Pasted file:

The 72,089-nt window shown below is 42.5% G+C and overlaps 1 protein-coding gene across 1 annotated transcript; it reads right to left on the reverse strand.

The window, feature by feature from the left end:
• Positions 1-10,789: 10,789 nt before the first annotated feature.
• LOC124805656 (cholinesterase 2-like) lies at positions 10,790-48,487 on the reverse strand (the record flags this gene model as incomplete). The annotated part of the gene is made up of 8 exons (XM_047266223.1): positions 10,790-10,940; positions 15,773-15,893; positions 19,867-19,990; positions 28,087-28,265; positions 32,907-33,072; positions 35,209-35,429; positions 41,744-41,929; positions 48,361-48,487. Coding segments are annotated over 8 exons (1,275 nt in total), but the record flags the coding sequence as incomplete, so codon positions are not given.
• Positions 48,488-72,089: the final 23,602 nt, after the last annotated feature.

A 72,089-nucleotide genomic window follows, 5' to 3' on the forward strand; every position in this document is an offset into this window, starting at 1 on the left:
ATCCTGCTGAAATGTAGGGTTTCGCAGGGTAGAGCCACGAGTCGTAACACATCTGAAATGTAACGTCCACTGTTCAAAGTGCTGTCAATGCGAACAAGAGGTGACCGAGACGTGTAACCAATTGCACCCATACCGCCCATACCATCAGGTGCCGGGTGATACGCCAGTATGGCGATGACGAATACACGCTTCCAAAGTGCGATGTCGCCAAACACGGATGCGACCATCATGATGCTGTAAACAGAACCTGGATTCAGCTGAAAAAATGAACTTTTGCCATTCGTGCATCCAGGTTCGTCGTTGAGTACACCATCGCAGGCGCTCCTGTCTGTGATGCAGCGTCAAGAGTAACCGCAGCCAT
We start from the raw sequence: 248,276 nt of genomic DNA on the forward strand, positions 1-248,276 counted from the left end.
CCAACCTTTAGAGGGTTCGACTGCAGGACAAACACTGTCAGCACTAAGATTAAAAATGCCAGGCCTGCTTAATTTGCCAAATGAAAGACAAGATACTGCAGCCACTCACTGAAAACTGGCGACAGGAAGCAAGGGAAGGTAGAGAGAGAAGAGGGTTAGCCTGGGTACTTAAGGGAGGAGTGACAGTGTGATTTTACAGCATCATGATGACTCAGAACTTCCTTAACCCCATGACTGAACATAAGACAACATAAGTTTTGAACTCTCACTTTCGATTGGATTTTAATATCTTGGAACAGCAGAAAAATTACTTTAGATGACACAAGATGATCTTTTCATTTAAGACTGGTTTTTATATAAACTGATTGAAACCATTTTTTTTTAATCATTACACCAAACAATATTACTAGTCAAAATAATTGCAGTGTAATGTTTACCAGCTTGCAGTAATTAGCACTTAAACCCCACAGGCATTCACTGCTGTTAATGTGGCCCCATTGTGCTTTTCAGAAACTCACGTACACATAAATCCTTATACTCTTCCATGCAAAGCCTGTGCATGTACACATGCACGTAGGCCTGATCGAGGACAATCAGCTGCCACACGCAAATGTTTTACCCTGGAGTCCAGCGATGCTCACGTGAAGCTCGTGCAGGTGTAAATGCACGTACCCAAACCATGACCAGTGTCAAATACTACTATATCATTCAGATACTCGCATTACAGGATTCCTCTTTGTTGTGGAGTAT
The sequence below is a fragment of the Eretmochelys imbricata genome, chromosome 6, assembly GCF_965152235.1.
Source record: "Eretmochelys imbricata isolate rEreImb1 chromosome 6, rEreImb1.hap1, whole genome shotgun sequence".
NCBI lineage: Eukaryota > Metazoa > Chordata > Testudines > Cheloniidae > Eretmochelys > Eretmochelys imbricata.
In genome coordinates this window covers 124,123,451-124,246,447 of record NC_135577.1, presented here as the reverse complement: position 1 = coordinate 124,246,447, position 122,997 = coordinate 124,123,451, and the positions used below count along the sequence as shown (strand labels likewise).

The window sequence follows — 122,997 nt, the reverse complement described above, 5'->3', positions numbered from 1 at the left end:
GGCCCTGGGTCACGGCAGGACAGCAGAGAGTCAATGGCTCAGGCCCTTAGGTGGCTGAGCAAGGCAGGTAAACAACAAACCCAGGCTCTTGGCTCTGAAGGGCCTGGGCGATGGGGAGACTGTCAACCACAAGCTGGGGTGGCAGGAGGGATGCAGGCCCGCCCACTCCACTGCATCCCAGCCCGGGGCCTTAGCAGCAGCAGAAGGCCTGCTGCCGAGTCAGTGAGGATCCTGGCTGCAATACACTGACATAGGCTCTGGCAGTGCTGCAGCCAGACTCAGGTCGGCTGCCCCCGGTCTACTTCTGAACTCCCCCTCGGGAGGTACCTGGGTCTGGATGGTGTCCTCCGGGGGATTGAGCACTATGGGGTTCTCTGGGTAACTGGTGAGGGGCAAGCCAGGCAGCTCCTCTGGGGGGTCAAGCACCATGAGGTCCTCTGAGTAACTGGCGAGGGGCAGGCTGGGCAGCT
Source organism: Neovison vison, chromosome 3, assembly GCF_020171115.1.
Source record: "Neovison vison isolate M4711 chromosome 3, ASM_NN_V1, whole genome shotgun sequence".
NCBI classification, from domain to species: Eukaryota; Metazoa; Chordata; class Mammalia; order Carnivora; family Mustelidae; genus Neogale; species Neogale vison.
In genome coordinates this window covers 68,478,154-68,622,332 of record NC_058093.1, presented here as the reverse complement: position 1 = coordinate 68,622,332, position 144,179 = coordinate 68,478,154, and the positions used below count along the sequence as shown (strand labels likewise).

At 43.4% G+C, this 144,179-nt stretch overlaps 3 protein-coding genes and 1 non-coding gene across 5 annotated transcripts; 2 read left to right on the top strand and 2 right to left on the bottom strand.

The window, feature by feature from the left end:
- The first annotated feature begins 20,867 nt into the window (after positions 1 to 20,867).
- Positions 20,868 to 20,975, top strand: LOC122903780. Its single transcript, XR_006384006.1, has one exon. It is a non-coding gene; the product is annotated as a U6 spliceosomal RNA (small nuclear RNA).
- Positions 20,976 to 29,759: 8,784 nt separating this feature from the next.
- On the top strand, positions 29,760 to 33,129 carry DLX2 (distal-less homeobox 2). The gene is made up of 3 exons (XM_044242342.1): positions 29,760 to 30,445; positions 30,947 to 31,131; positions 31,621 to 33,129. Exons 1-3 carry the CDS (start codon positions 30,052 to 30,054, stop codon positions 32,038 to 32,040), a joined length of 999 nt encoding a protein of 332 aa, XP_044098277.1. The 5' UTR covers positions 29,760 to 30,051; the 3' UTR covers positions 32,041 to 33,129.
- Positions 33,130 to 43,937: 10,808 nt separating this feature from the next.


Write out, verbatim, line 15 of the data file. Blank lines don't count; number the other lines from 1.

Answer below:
GGCCCTGGGTCACGGCAGGACAGCAGAGAGTCAATGGCTCAGGCCCTTAGGTGGCTGAGCAAGGCAGGTAAACAACAAACCCAGGCTCTTGGCTCTGAAGGGCCTGGGCGATGGGGAGACTGTCAACCACAAGCTGGGGTGGCAGGAGGGATGCAGGCCCGCCCACTCCACTGCATCCCAGCCCGGGGCCTTAGCAGCAGCAGAAGGCCTGCTGCCGAGTCAGTGAGGATCCTGGCTGCAATACACTGACATAGGCTCTGGCAGTGCTGCAGCCAGACTCAGGTCGGCTGCCCCCGGTCTACTTCTGAACTCCCCCTCGGGAGGTACCTGGGTCTGGATGGTGTCCTCCGGGGGATTGAGCACTATGGGGTTCTCTGGGTAACTGGTGAGGGGCAAGCCAGGCAGCTCCTCTGGGGGGTCAAGCACCATGAGGTCCTCTGAGTAACTGGCGAGGGGCAGGCTGGGCAGCT